Best Year for Whale Watching! Head Out with THE Whale Naturalist on Jersey Shore. Book Your Trip Now

Updated: Jul 25


Photo by R.C. Staab

There's no better evidence of the successful efforts to clean the ocean waters off the New Jersey shoreline than the abundance of sea life that have returned to waters that you can see when you take a Jersey Shore Whale Watch tour.


Humpback whales and dolphins are feeding on an abundance of small bait fish called menhaden or bunker fish which have become more plentiful in the past decade. It's those menhaden that the whales love to gobble up in great mouthfuls as they rise to the surface of the water.


Photo by R.C. Staab

Over the past decade from the Manasquan Inlet north to the lower Hudson River and east to Fire Island there have been sightings of more than 250 distinct humpback whales said Danielle Brown, the head researcher for Gotham Whale the pioneered the study of humpback whales on the northern part of the Jersey Shore.


Join whale expert Danielle Brown and add to your Jersey Shore bucket list by booking a Jersey Shore Whale Watch on the recently refurbished Royal Miss Belmar and Miss Belmar Princess.


How exactly does the whale watch work?

Danielle Brown with Captain John Reilly

Guaranteed to see a whale or return trip is free.

Most days, the Royal Miss Belmar leaves from the Belmar Marina (see direction below) early afternoon for a 3-hour whale watching trip. Sailing east along the Shark River and under the iconic Belmar Bridge between Avon-by-the-Sea and Belmar, the boat sails along the coast of the northern section of the Jersey Shore from Point Pleasant as far north as the New York harbor, just off the coast of Sandy Hook national park.

Belmar drawbridge.

Once out in the ocean, Danielle, the boat's captain and whale watch Bill McKim swing into action. They've had reports from other captains about whale sightings that day and know from the past week in which direction they've recently spotted whales.


The whale researchers found that more than 58% of whales were seen more than once, either within the same year or between years, with the average length of stay about 38 days. It's not unusual for the crew to spot they've seen lunge feeding or just breaching for the pleasure of jump straight out of the water.


In addition to humpback whales and other whale species such as fin whales and minke whales, the crew most often spots dolphins playing in the water, particularly near the Shake River inlet. There's also a chance passengers will see sea turtles, rays and sharks -- although no one has yet to see a great white shark on any whale watching trip at the Shore.


Everyone is encouraged to look for spouts in the distance or listen for the distinctive sound of a whale spouting water through its blowhole.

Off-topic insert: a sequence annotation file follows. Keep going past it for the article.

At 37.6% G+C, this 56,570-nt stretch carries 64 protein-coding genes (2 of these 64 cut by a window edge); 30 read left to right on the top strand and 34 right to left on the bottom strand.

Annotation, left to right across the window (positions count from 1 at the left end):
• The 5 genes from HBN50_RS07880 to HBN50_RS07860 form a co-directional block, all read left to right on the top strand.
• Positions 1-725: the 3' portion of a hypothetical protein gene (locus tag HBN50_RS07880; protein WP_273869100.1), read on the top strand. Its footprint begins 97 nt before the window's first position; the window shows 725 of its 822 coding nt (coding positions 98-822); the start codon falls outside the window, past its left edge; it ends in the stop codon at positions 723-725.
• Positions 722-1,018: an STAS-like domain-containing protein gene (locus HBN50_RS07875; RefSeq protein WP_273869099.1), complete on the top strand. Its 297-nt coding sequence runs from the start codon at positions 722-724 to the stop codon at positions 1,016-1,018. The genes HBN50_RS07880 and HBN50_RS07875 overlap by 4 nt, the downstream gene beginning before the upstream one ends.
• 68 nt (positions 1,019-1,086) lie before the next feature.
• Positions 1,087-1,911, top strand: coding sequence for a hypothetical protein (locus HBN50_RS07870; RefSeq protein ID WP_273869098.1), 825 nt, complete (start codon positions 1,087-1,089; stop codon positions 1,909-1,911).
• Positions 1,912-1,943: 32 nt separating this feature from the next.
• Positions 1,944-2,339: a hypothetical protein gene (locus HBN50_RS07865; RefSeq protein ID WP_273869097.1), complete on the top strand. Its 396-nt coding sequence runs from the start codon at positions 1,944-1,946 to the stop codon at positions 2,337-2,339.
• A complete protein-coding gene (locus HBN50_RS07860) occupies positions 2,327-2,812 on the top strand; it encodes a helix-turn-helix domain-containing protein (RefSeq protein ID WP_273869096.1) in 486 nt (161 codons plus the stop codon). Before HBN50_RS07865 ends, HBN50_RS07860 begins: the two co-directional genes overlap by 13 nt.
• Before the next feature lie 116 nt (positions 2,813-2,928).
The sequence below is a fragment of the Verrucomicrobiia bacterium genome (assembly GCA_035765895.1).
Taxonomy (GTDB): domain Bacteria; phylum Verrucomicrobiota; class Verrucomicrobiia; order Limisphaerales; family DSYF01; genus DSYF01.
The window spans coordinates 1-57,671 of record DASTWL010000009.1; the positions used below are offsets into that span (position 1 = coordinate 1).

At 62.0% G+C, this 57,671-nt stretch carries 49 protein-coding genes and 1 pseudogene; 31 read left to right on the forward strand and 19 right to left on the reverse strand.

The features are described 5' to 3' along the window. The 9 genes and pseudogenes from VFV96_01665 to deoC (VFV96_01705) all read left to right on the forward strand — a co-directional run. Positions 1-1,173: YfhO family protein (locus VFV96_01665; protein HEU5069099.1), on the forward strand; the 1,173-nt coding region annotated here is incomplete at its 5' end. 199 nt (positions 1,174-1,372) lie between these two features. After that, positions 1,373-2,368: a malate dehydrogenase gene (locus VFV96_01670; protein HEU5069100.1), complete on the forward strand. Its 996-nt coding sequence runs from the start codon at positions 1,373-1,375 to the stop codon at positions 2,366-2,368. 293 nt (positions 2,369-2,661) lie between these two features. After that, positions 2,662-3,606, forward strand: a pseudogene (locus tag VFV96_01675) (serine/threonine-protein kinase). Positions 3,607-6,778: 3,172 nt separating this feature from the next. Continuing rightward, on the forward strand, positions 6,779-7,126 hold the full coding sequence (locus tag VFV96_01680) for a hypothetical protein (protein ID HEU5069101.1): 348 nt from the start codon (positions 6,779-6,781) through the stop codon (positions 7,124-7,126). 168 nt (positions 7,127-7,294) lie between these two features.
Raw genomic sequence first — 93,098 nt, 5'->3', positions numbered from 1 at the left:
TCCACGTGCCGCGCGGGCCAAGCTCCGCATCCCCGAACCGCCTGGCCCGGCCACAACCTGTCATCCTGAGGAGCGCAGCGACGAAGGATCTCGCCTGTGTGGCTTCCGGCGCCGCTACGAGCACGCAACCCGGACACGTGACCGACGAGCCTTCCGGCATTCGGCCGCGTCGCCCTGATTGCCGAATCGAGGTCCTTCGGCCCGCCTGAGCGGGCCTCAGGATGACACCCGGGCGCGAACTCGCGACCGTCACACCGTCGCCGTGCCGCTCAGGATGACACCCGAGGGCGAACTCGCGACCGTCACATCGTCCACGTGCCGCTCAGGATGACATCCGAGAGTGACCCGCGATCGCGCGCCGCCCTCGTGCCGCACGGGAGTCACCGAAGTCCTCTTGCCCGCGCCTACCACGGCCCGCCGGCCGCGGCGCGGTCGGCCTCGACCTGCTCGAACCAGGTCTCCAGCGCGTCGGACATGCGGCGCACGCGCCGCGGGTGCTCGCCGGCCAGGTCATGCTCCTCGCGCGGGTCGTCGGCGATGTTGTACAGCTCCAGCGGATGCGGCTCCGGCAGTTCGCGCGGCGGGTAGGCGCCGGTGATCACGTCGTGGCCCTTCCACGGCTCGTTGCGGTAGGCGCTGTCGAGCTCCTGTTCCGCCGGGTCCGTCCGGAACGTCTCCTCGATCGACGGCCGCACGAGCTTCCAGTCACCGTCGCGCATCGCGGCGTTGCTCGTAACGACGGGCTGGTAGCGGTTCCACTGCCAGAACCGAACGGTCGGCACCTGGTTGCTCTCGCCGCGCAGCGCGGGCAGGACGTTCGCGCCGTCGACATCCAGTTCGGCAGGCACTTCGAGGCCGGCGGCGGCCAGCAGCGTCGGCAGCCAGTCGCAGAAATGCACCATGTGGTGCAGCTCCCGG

Once a whale is spotted, the captain steers the boat within view of the whale(s). Often, the boat will stay with one whale or a pod of whales for an hour to watch as it eats and plays in the water. But one whale usually isn't the limit in three-hours. It's not unusual to quickly travel between spots on the ocean to see other whales in their natural environment.


Best of all, passengers are guaranteed to see a whale on the trip or they promise "you get to come back free until you see one." And by the way, the captain doesn't go out unless the seas are calm and comfortable for whale watching.


Second floor sun deck

Friendly atmosphere on the boat

At more than 100 feet long, the boat can easily accommodate more than 100 passengers comfortably. There's an air-condition cabin, outdoor space by the cabin on all sides and a large sun deck on top.


There's a complete galley from which passengers can purchase snacks and cold and hot beverages. Plus, passengers can purchase T-shirts, hats and hoodies as a memento on their time on the water.


In addition to regular trips out of the Belmar Marina, Jersey Shore Whale Watch offers whale watching trips that leave regularly from Pt. Pleasant.


Prices are $8 to $125, but most are in the $50 or $60 range. Get more info here.


And if you're looking for a special experience with a group of friends, charter the boat for a late day cruise to enjoy the sunset while looking for whales.

 

While onboard the Miss Belmar, pick up a T-shirt or hoodie with the Jersey Shore Whale Watch logo or the #1 NJ Travel Guide: 100 Things to Do at the Jersey Shore Before Your Die.

 

Tips for Getting to the Belmar Marina

Road Access & Parking: The main entry to Belmar and the marina is along Route 71 from the South and Route 35 from the north. There is paid parking at the marina with ParkMobile. Additionally, one can usually find free spots at the north end of the lot or park for free near the NJ Transit train station on the other side of Route 35.

Amenities: There are restrooms at the marina and on board the boat.

Beaches: Beach badges are required Memorial Day Weekend until Labor Day. Daily beach badges for people 14 and older are $10 and can be purchased at the beach by texting "Badges" to 833-956-2440 or visiting www.BelmarBeachBadges.com Seasonal beach badges are $70 for people 14 and older, $30 for people aged 65 and over.


Humpback whales near the shoreline north of Belmar.

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